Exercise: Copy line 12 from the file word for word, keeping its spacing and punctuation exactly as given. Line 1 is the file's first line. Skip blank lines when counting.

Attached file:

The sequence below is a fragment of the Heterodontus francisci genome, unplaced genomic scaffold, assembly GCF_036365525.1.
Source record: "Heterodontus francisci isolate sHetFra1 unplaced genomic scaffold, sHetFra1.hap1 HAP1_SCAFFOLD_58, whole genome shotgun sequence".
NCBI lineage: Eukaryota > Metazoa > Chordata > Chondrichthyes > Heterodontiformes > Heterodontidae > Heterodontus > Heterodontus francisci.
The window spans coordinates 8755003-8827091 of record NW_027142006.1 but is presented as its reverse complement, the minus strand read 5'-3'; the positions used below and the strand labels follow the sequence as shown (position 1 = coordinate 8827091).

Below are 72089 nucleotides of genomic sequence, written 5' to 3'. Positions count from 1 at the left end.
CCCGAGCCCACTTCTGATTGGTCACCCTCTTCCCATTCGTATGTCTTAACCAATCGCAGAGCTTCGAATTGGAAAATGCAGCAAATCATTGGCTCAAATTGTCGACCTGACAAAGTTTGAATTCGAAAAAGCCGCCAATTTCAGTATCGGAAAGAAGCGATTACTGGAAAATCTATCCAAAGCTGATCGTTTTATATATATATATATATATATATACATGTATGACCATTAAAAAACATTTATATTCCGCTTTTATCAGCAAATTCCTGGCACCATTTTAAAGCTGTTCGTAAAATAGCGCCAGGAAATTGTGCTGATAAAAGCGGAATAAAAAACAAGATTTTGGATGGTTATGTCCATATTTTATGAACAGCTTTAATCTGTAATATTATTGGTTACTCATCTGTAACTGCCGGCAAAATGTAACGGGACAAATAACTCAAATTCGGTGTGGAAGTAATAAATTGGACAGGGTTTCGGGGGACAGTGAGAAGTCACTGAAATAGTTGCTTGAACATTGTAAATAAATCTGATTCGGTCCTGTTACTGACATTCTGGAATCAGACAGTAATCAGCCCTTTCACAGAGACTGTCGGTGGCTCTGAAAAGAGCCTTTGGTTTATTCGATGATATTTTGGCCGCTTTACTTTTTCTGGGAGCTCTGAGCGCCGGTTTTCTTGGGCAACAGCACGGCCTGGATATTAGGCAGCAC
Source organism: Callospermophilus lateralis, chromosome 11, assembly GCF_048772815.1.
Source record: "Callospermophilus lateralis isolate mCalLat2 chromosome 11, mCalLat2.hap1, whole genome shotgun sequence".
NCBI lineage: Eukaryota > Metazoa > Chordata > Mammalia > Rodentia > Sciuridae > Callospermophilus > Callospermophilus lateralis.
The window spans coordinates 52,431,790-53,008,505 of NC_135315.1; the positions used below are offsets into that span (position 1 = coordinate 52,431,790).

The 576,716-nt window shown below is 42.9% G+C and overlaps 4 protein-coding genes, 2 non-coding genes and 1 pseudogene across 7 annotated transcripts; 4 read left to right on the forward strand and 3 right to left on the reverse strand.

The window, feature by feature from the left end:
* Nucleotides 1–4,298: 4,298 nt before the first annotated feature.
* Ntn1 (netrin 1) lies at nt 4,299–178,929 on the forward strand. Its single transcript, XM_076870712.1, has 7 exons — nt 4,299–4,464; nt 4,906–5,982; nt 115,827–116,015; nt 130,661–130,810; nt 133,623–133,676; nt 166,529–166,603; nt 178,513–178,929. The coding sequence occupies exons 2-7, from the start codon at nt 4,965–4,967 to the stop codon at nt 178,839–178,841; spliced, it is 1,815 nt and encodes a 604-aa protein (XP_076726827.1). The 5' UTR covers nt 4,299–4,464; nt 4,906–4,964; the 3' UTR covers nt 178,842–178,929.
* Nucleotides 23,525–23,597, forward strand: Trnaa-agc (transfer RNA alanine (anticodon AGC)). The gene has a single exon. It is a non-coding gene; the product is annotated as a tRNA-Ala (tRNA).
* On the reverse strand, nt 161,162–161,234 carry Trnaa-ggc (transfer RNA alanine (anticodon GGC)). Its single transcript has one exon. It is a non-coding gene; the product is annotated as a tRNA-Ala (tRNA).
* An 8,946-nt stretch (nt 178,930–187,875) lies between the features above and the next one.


The window, feature by feature from the left end: